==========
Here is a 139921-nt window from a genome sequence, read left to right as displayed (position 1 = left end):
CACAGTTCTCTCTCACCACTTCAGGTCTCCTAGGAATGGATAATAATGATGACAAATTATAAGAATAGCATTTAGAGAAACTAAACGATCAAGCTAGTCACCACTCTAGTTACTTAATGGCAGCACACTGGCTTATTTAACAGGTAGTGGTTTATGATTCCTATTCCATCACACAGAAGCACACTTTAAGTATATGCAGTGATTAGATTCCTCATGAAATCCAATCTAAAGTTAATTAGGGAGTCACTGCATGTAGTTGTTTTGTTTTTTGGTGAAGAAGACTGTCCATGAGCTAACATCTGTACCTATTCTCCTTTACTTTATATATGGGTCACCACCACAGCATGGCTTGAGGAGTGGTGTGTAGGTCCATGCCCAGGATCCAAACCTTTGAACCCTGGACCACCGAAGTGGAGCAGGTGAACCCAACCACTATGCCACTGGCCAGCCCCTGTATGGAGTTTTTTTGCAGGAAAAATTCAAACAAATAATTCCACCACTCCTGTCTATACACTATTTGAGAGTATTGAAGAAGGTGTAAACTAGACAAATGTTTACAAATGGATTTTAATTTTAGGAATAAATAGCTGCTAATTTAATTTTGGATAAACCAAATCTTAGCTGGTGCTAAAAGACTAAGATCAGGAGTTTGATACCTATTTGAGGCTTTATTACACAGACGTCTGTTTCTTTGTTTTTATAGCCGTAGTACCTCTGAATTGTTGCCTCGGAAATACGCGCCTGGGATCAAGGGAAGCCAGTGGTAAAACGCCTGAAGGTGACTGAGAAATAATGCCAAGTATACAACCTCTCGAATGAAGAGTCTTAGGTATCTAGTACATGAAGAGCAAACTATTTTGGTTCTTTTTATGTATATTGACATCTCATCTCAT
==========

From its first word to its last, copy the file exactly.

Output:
Here is a 139921-nt window from a genome sequence, read left to right as displayed (position 1 = left end):
CACAGTTCTCTCTCACCACTTCAGGTCTCCTAGGAATGGATAATAATGATGACAAATTATAAGAATAGCATTTAGAGAAACTAAACGATCAAGCTAGTCACCACTCTAGTTACTTAATGGCAGCACACTGGCTTATTTAACAGGTAGTGGTTTATGATTCCTATTCCATCACACAGAAGCACACTTTAAGTATATGCAGTGATTAGATTCCTCATGAAATCCAATCTAAAGTTAATTAGGGAGTCACTGCATGTAGTTGTTTTGTTTTTTGGTGAAGAAGACTGTCCATGAGCTAACATCTGTACCTATTCTCCTTTACTTTATATATGGGTCACCACCACAGCATGGCTTGAGGAGTGGTGTGTAGGTCCATGCCCAGGATCCAAACCTTTGAACCCTGGACCACCGAAGTGGAGCAGGTGAACCCAACCACTATGCCACTGGCCAGCCCCTGTATGGAGTTTTTTTGCAGGAAAAATTCAAACAAATAATTCCACCACTCCTGTCTATACACTATTTGAGAGTATTGAAGAAGGTGTAAACTAGACAAATGTTTACAAATGGATTTTAATTTTAGGAATAAATAGCTGCTAATTTAATTTTGGATAAACCAAATCTTAGCTGGTGCTAAAAGACTAAGATCAGGAGTTTGATACCTATTTGAGGCTTTATTACACAGACGTCTGTTTCTTTGTTTTTATAGCCGTAGTACCTCTGAATTGTTGCCTCGGAAATACGCGCCTGGGATCAAGGGAAGCCAGTGGTAAAACGCCTGAAGGTGACTGAGAAATAATGCCAAGTATACAACCTCTCGAATGAAGAGTCTTAGGTATCTAGTACATGAAGAGCAAACTATTTTGGTTCTTTTTATGTATATTGACATCTCATCTCAT